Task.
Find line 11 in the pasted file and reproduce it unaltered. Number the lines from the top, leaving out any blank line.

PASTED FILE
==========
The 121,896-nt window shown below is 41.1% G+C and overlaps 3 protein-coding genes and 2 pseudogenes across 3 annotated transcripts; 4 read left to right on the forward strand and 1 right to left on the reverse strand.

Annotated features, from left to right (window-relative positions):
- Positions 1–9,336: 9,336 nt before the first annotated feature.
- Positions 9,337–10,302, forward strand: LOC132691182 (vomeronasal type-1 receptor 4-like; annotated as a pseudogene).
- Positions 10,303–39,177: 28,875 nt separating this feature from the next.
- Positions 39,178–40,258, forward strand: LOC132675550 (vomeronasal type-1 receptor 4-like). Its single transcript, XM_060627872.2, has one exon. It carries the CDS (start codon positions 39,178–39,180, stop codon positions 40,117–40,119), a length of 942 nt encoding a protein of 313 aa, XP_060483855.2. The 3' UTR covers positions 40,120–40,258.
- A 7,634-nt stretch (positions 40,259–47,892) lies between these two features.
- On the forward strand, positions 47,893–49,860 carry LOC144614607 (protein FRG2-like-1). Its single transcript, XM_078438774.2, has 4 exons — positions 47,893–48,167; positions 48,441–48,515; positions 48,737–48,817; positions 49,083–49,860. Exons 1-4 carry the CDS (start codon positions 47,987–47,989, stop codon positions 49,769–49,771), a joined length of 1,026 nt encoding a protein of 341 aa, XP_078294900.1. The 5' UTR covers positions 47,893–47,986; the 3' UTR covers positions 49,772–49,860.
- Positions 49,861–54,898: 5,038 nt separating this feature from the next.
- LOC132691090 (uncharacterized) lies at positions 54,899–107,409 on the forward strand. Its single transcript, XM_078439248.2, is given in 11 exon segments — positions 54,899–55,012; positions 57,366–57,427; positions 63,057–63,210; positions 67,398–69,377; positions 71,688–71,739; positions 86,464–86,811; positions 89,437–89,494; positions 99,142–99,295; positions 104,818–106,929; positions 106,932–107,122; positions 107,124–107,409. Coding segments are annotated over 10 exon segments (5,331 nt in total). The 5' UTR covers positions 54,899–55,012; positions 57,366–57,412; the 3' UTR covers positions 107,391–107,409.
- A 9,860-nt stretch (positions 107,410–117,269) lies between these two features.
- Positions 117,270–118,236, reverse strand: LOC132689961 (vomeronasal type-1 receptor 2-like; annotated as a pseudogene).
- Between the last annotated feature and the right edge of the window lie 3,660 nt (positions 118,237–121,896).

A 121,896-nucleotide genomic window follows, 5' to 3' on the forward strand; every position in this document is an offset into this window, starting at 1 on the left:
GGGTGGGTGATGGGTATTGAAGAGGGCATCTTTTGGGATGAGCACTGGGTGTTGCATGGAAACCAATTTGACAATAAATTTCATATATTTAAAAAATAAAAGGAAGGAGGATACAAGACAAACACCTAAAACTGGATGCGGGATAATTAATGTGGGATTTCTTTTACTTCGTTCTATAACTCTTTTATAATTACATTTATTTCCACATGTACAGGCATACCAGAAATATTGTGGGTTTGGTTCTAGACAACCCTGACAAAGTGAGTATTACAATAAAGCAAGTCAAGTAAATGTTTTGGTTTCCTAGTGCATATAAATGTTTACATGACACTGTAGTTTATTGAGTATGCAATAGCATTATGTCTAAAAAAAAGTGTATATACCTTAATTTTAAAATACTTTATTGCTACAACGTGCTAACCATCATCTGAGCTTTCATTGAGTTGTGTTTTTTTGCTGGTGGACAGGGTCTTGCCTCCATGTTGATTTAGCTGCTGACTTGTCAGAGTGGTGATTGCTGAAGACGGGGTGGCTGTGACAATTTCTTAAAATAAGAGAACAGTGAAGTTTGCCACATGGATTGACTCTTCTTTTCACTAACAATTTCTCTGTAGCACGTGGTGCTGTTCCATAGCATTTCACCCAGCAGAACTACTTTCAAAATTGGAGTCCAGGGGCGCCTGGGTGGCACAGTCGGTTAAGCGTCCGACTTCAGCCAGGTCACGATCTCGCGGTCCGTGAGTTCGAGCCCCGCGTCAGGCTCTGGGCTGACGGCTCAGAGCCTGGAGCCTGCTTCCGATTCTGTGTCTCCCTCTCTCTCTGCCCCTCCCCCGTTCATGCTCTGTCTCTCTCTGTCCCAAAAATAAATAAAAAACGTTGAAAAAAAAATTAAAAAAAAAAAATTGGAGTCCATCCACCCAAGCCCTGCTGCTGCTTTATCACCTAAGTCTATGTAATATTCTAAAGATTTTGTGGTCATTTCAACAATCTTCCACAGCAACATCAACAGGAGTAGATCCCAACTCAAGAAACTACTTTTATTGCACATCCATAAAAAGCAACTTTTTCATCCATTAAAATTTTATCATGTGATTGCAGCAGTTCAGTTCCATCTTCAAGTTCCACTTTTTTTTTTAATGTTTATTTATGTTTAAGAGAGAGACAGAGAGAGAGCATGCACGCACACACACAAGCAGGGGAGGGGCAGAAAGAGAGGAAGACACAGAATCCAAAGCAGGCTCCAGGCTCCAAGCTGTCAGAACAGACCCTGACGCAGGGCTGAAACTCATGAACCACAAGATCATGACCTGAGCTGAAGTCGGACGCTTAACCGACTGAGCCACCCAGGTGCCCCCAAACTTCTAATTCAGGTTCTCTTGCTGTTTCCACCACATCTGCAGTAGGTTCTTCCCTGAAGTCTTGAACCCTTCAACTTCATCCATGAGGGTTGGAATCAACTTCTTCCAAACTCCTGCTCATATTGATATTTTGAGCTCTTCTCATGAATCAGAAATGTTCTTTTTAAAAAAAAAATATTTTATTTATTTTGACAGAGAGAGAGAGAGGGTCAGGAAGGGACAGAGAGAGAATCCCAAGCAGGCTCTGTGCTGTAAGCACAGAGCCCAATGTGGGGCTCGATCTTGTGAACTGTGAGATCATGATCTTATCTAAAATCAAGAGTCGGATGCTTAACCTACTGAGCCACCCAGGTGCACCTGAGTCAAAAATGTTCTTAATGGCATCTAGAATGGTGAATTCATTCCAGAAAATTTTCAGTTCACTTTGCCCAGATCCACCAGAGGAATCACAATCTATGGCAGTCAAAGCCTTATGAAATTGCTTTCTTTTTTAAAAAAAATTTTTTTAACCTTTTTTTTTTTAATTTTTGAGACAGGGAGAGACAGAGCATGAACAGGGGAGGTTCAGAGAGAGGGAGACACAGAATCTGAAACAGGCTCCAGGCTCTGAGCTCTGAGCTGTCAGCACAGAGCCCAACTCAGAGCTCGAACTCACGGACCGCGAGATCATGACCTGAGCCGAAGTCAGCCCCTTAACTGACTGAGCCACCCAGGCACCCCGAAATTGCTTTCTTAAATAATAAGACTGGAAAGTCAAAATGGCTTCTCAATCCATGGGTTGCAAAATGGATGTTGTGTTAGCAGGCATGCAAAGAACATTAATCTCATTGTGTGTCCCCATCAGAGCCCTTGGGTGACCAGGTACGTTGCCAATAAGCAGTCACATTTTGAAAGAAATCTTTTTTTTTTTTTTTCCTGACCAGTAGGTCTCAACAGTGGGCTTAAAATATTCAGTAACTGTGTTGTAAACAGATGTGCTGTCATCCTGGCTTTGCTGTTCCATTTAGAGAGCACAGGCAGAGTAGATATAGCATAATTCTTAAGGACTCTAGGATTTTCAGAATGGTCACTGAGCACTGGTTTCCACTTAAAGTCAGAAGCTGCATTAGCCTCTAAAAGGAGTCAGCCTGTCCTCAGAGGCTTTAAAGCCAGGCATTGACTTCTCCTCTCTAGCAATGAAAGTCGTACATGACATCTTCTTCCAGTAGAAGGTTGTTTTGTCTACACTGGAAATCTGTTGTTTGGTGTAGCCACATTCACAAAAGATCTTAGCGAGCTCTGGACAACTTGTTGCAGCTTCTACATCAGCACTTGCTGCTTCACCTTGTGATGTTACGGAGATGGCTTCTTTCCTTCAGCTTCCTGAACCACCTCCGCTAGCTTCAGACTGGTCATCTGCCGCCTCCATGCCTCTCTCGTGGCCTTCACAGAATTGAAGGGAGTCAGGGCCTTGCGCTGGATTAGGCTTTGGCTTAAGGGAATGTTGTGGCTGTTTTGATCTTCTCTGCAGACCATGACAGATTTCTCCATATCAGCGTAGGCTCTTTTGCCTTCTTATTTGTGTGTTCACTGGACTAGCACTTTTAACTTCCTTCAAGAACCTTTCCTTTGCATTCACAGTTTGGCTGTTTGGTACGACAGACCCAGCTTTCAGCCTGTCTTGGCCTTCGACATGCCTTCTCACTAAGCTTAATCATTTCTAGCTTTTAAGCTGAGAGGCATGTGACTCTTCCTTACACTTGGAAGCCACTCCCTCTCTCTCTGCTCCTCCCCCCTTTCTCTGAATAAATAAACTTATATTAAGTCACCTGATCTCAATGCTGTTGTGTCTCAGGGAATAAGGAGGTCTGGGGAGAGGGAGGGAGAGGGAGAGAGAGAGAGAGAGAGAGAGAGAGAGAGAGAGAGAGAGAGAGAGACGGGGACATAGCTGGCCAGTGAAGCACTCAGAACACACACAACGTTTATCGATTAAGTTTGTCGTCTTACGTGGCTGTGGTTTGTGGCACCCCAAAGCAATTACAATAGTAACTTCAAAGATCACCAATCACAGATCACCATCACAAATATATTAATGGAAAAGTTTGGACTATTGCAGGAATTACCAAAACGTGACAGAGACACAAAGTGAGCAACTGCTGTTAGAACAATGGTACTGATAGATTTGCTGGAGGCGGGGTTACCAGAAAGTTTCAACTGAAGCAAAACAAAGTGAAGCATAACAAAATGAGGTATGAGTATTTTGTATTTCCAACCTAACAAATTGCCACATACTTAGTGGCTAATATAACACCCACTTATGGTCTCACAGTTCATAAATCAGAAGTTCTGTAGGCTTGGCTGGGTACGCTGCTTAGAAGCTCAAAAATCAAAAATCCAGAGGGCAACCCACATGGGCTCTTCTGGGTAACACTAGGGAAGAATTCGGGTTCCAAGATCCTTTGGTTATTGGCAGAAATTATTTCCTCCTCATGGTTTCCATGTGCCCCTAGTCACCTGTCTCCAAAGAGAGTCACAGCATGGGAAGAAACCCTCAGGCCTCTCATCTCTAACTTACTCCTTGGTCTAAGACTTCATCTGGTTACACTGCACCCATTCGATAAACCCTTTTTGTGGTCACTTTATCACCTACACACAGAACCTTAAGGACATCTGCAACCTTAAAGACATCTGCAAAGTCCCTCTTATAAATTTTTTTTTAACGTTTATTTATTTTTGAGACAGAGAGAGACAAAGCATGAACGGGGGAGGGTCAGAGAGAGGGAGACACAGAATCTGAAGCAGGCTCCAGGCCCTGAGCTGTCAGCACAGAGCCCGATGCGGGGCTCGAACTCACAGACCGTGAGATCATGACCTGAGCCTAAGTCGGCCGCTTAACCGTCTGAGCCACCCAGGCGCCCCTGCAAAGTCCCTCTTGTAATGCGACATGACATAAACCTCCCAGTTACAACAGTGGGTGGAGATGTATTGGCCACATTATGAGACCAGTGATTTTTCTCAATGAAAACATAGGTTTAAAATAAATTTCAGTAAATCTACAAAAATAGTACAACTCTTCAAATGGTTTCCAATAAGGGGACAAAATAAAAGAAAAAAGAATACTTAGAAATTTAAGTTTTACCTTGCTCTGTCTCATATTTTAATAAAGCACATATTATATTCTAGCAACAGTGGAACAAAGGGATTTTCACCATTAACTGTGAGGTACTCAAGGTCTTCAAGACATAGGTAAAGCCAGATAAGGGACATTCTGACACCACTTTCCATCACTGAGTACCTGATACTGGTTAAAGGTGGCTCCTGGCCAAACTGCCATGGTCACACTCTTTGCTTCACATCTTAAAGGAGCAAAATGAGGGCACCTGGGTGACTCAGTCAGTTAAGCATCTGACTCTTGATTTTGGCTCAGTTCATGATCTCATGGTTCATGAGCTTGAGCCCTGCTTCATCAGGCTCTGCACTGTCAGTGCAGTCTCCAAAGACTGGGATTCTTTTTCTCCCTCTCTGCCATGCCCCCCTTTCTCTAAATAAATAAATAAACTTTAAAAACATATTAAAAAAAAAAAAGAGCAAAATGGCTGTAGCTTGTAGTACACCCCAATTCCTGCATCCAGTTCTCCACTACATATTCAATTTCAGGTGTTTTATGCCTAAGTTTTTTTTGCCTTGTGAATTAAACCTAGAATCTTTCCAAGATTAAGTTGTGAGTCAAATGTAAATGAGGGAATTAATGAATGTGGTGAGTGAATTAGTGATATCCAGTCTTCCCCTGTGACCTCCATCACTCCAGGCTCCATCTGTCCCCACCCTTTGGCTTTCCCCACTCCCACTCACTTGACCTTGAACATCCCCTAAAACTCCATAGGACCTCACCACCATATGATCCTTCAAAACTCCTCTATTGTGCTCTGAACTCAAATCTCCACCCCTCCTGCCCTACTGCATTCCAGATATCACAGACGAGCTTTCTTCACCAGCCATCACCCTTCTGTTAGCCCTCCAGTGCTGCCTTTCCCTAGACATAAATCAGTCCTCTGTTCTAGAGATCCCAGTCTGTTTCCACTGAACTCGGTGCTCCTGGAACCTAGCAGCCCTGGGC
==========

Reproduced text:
- A 9,860-nt stretch (positions 107,410–117,269) lies between these two features.